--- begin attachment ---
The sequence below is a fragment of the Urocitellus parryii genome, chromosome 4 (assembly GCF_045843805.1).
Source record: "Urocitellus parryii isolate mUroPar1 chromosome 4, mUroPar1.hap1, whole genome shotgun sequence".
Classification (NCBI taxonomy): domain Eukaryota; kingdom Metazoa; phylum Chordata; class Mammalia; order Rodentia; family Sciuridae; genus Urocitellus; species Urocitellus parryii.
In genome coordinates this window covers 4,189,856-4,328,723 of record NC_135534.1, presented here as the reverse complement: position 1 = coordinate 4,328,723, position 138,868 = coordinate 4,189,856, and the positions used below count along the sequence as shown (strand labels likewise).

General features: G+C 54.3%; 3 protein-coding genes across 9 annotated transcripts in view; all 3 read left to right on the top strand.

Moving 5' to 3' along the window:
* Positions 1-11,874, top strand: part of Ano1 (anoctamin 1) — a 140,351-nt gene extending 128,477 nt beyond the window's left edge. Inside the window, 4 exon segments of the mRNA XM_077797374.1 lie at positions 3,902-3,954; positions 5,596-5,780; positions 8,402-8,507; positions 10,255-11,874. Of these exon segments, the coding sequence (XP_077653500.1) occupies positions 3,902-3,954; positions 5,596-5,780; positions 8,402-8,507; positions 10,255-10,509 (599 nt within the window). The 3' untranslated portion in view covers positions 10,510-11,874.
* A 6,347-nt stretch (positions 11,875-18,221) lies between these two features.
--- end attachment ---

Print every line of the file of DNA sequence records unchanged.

The sequence below is a fragment of the Urocitellus parryii genome, chromosome 4 (assembly GCF_045843805.1).
Source record: "Urocitellus parryii isolate mUroPar1 chromosome 4, mUroPar1.hap1, whole genome shotgun sequence".
Classification (NCBI taxonomy): domain Eukaryota; kingdom Metazoa; phylum Chordata; class Mammalia; order Rodentia; family Sciuridae; genus Urocitellus; species Urocitellus parryii.
In genome coordinates this window covers 4,189,856-4,328,723 of record NC_135534.1, presented here as the reverse complement: position 1 = coordinate 4,328,723, position 138,868 = coordinate 4,189,856, and the positions used below count along the sequence as shown (strand labels likewise).

General features: G+C 54.3%; 3 protein-coding genes across 9 annotated transcripts in view; all 3 read left to right on the top strand.

Moving 5' to 3' along the window:
* Positions 1-11,874, top strand: part of Ano1 (anoctamin 1) — a 140,351-nt gene extending 128,477 nt beyond the window's left edge. Inside the window, 4 exon segments of the mRNA XM_077797374.1 lie at positions 3,902-3,954; positions 5,596-5,780; positions 8,402-8,507; positions 10,255-11,874. Of these exon segments, the coding sequence (XP_077653500.1) occupies positions 3,902-3,954; positions 5,596-5,780; positions 8,402-8,507; positions 10,255-10,509 (599 nt within the window). The 3' untranslated portion in view covers positions 10,510-11,874.
* A 6,347-nt stretch (positions 11,875-18,221) lies between these two features.